Introduction: Darth Vader Painted Purse

About: I crochet and do crafts. Oh and I also work full time and have a family to take care of. I'm on here because this site is so cool and easy to post to. You can also check me out on Ravelry: http://www.ravel…

I am a self-proclaimed Star Wars fanatic. As part of my fanaticism, I have been collecting and drawing Star Wars characters on upcycled purses I have found at either the flea market or second-hand stores.

Once again, I purchased a black purse at a flea market that appeared to be the *perfect thing* to draw an outlined-style Darth Vader on the purse.

I've colored a purse before using Sharpie Permanent Markers and I posted that on Instructables, titled Yoda Purse - Upcycled It Is.

What's different about this project is that I used Sharpie Oil-Based Medium Point Paint Markers that I picked up at a local hardware store. I was looking for a "white" marker and found these useful paint markers that I know I will be using for years to come.

The project took me less than two hours to do, and if I were to do it over again, I would use a silver paint marker rather than the white. Oh well. I like it and I really hope someone starts making these unique purses to sell to others!

Step 1: Materials Used

I purchased the purse at the flea market for three dollars ($3.00.)

It does not appear to be real leather, and I recognized the label in the bag when I bought it. The purse had a couple marks on the outside and a few marks on the inside, but other than that, it was in very good condition and appeared that it hadn't been used in a while (deduced from the stiff creases in the outside of the purse material.)

As stated in the Intro, I used Sharpie Oil-Based Medium Point Paint Markers to paint the Darth Vader picture on the purse.

Step 2: Clean the Purse

There were a couple marks on the bottom of the purse, that appeared to be some sort of paint.

As I stated in the first step, it did not appear that the purse was 'real' leather, although this purse really looked like it could have been. With one wipe of a cleaner wipe (the kind used for kitchen messes) I knew the material would be able to stand the wetness from a water-based cleaning.

I cleaned both the inside and the outside using chemical cleaners and paper towels, and waited a day to actually work on the purse (but I don't think that was necessary.)

Step 3: Find the Picture to Copy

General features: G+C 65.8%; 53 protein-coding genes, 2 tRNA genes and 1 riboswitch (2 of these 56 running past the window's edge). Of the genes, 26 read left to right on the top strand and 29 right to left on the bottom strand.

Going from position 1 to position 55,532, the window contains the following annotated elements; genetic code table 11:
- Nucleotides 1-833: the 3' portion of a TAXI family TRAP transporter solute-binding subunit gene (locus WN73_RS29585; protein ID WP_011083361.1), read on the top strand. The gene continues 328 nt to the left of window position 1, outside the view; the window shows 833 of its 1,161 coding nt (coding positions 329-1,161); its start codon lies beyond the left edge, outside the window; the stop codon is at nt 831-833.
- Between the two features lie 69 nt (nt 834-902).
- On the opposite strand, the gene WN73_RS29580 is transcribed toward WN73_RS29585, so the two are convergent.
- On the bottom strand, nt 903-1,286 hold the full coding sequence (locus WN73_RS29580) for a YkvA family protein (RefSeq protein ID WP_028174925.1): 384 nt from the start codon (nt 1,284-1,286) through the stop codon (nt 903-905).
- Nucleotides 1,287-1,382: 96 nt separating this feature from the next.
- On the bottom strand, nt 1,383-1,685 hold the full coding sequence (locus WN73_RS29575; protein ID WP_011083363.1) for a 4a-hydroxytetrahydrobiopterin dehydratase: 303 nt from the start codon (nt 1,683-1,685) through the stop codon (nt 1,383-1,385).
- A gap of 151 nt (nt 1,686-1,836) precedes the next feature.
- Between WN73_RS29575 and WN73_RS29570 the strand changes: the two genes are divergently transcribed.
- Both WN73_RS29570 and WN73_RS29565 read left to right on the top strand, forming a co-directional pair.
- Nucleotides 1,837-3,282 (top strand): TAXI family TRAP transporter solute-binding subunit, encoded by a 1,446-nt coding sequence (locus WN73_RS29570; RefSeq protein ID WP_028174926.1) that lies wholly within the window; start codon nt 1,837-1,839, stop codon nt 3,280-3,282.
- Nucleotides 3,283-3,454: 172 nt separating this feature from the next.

I'm a Pinterest junky so I looked to Pinterest first to find a 'Darth Vader coloring page' to use as my outline.

If you're on Pinterest and love Jedi-things, I have a board called "All Things Jedi" if you're into that kind of thing.

I chose the particular picture because it was simple. In order to re-draw the picture on the purse, I wanted as few lines as possible, and still make the Darth Vader look like Darth Vader on the purse. I also considered using a pumpkin stencil, but liked the look of the mouth piece on the picture I chose.

I printed out a page from AZColoring. I ended up printing the size of the page in the link but didn't use it. I increased the size by pasting it into a Word document and increasing the size of the picture on the page to get it to fit onto the purse.

I also chose to cut around the outside of the Darth Vader picture, so that I could trace it to get the details put inside the outline.

Step 4: Stiffen the Purse (if Needed)

I had an 6-inch by 8-inch notepad on my desk that I used to put inside the purse to stiffen it up. I was having a hard time keeping the purse from folding onto itself so I used what I had available to ensure the marks would be placed where I wanted them.

Although I'm sure I would have fumbled my way through the painting process without this step, it certainly helped that the cardboard backed notepad fit inside the purse.

Step 5: Trace the Outline

As I stated in the intro, if I were to do this over again, I would have used the silver paint marker. I used the white paint marker to draw the majority of the picture.

I cut out the picture and traced around it to get the outside shape of the Darth Vader silhouette.

Step 6: Draw the Picture

So for this step, I hand drew the details of the picture onto the purse.

Just using common sense, I started from the top and worked my way down the mask, trying to get the size of the various attributes of the simple picture I chose.

I matched up the lines on the side of the helmet with the edges of the original outline.

The eye-holes were the most important part to me, and I didn't get them lined up the way I wanted to. I realize they don't match on each side, but I know that I drew it free-hand and that's the risk I took. I know I could always try to cover it up with a leather paint or even a black sharpie to make it look more even, but the look of it is growing on me and my purse is original.

The last photo in this step shows the original picture and the one I drew on the purse.

Step 7: Add Details on Your Masterpiece

I have a model Darth Vader helmet that I got from Disneyland that I used to look at to determine where I could put shading using the silver marker.

I saw a few pictures on Pinterest that also have the grill for the mouth piece colored in, but I left that open with the black showing through, for now.

I chose to color in the nose area and the circular pieces that fall on the side of the mouthpiece.

I like the simplicity of the drawing. The tubes leading up to the mouthpiece are my favorite part and the eye-hole looks like the mask on the purse is showing personality.

This is what I've done. I really hope it inspires you to re-use or upcycle a purse to give as a gift or for yourself with your own masterpiece.

Thanks for reading!

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